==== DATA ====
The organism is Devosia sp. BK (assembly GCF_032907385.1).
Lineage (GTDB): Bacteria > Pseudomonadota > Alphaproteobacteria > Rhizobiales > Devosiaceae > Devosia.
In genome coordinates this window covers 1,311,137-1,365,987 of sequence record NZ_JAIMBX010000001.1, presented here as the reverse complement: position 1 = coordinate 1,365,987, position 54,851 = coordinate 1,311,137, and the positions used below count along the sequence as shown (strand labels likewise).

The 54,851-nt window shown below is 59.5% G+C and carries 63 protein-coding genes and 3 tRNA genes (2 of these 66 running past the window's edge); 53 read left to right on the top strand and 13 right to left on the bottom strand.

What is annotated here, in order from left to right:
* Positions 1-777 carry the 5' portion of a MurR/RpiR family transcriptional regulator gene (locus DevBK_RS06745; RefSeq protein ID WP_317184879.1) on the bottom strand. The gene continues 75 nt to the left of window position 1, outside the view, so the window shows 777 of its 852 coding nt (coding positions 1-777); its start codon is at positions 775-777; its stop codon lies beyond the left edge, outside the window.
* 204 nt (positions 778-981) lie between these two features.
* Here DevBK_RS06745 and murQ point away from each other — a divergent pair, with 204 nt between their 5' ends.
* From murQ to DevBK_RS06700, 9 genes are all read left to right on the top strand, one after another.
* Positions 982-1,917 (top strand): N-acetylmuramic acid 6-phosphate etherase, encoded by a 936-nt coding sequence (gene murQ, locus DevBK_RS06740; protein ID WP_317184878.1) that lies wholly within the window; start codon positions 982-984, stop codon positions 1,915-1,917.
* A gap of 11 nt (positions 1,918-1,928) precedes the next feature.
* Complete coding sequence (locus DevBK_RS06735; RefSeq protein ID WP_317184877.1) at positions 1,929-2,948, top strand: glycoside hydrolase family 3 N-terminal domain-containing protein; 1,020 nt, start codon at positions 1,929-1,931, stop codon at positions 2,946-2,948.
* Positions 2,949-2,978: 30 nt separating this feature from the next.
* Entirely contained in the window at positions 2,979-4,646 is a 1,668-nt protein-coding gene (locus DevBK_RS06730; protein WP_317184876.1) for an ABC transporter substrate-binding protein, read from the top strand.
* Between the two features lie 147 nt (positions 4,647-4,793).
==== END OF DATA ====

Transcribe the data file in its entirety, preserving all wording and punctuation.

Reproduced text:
The organism is Devosia sp. BK (assembly GCF_032907385.1).
Lineage (GTDB): Bacteria > Pseudomonadota > Alphaproteobacteria > Rhizobiales > Devosiaceae > Devosia.
In genome coordinates this window covers 1,311,137-1,365,987 of sequence record NZ_JAIMBX010000001.1, presented here as the reverse complement: position 1 = coordinate 1,365,987, position 54,851 = coordinate 1,311,137, and the positions used below count along the sequence as shown (strand labels likewise).

The 54,851-nt window shown below is 59.5% G+C and carries 63 protein-coding genes and 3 tRNA genes (2 of these 66 running past the window's edge); 53 read left to right on the top strand and 13 right to left on the bottom strand.

What is annotated here, in order from left to right:
* Positions 1-777 carry the 5' portion of a MurR/RpiR family transcriptional regulator gene (locus DevBK_RS06745; RefSeq protein ID WP_317184879.1) on the bottom strand. The gene continues 75 nt to the left of window position 1, outside the view, so the window shows 777 of its 852 coding nt (coding positions 1-777); its start codon is at positions 775-777; its stop codon lies beyond the left edge, outside the window.
* 204 nt (positions 778-981) lie between these two features.
* Here DevBK_RS06745 and murQ point away from each other — a divergent pair, with 204 nt between their 5' ends.
* From murQ to DevBK_RS06700, 9 genes are all read left to right on the top strand, one after another.
* Positions 982-1,917 (top strand): N-acetylmuramic acid 6-phosphate etherase, encoded by a 936-nt coding sequence (gene murQ, locus DevBK_RS06740; protein ID WP_317184878.1) that lies wholly within the window; start codon positions 982-984, stop codon positions 1,915-1,917.
* A gap of 11 nt (positions 1,918-1,928) precedes the next feature.
* Complete coding sequence (locus DevBK_RS06735; RefSeq protein ID WP_317184877.1) at positions 1,929-2,948, top strand: glycoside hydrolase family 3 N-terminal domain-containing protein; 1,020 nt, start codon at positions 1,929-1,931, stop codon at positions 2,946-2,948.
* Positions 2,949-2,978: 30 nt separating this feature from the next.
* Entirely contained in the window at positions 2,979-4,646 is a 1,668-nt protein-coding gene (locus DevBK_RS06730; protein WP_317184876.1) for an ABC transporter substrate-binding protein, read from the top strand.
* Between the two features lie 147 nt (positions 4,647-4,793).